CAZADERO -- Nestled in a steep, wooded canyon in west Sonoma County, Cazadero has about 500 residents and two dozen buildings that line Cazadero Highway as its Main Street.
But this scenic, bucolic setting also is home to simmering tension between the people who drive its narrow, hilly roads, often in pickups, only to encounter a growing number of cyclists who come from afar for the daunting rides.
"There is a clash between the cyclists and the local people, especially when they ride as a peloton, as a big group, which is necessary for the way they train," said Charlotte Berry, a 25-year Cazadero resident and co-owner of Cazadero Hardware. "It is difficult to pass them on the local winding roads that are covered with brush and a lot of blind curves. There is a lot of friction because it slows people down."
Resident John Zimmerman said he has seen a dozen cars lined up behind slow-moving cyclists.
"I don't want to spoil their fun, but it's a safety issue," he said. "All it takes is one hot-head to pass when they shouldn't, and someone will get killed."
The issue exploded several months ago when the county roads department removed two cattle guards, the last straw for ranchers who loudly accused the county of bowing to cyclists at the expense of agriculture.
What followed was several community meetings to clear the air and set the stage to reach a middle ground, Berry said.
"Cazadero is ahead of the game working this out," Berry said. "The GranFondo that is named for our road is the largest cycling event in the United States. Whether we like it or not, we will have cyclists. So we have evolved, we are not just hillbillies."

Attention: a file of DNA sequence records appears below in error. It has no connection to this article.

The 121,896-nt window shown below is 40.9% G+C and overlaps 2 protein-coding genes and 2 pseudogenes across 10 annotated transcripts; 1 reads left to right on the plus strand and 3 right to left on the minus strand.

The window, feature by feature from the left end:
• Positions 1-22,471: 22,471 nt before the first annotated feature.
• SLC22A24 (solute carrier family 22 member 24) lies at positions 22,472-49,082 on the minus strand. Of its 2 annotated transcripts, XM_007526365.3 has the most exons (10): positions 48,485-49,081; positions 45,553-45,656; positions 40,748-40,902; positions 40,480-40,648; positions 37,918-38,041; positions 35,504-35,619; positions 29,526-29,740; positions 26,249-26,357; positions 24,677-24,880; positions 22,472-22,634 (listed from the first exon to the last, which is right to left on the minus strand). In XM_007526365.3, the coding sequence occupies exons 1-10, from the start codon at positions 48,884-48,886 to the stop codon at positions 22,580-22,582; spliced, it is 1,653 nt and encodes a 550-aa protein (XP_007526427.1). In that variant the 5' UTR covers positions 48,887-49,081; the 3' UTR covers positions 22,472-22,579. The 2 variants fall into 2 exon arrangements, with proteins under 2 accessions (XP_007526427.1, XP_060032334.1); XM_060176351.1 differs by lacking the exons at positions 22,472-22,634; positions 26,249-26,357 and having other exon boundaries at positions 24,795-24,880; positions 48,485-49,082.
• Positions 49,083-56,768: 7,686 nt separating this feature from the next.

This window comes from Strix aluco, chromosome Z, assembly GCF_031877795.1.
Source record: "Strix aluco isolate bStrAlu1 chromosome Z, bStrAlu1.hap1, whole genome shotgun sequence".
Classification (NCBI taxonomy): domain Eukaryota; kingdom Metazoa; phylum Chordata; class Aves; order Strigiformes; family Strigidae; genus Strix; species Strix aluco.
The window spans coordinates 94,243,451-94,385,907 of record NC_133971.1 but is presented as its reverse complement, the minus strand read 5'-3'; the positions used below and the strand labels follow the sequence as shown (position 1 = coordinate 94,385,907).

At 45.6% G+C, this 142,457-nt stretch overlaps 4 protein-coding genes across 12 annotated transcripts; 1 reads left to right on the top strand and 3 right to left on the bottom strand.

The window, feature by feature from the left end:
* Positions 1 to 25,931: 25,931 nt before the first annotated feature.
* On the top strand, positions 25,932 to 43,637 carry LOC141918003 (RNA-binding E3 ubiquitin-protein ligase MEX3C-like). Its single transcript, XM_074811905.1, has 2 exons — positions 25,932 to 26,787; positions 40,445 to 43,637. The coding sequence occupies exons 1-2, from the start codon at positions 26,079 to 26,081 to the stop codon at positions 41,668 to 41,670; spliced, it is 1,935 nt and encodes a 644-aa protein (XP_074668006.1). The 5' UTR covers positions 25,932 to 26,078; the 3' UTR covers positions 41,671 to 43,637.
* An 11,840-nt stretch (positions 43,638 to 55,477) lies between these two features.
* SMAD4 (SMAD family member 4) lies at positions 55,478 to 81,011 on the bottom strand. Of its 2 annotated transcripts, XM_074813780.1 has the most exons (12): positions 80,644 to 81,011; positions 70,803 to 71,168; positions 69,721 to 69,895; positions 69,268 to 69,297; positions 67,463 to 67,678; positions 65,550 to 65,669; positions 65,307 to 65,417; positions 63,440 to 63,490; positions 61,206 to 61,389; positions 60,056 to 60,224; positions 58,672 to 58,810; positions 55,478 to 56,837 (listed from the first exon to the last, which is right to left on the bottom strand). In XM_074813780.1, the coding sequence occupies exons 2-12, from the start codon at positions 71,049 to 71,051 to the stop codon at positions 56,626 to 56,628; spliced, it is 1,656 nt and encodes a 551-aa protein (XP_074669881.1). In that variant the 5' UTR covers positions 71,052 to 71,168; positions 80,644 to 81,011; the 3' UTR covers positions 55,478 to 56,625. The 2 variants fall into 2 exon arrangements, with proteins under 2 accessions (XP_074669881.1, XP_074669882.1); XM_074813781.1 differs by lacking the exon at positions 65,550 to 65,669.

Berry said crews of local residents are cutting back the brush from roads while asking Cal Fire and PG&E Co. to do the same, and are seeking grants to enable the county to fix potholes and pave gravel turnouts to allow for passing.
Greg Fisher, an organizer of Levi Leipheimer's King Ridge GranFondo, which could have 6,000 participants and gross $300,000 at its October event, is considering erecting signs promoting cycling etiquette and warning of the tight turns and steep descents.
"We don't have the capacity or the interest to police people's behavior across the board, but the Fondo does bring a popularity to these roads, even though they have been famous for years," Fisher said. "We have been working with county to see what resources we can divert to this area."
King Ridge, Seaview, Fort Ross, Old Cazadero and Skaggs Springs roads are steep, thin, twisting ribbons of asphalt that are pinched by Scotch broom, manzanita, oaks, bay laurels and redwoods.
Unlike other areas of Sonoma County where cycling and motorists compete for road space, Cazadero is only for the serious cyclist and has become a training ground for professional racing teams.
"They call it the King Ridge Alps," Berry said. "It is in the international cycling magazines as one of the top 10 professional training runs in the whole world. We get the Lance Armstrongs and those famous guys coming right by our shop."
The most popular is a 36-mile loop starting and ending in Cazadero with 4,800 feet of climbs and harrowing descents that are only for the most skilled rider.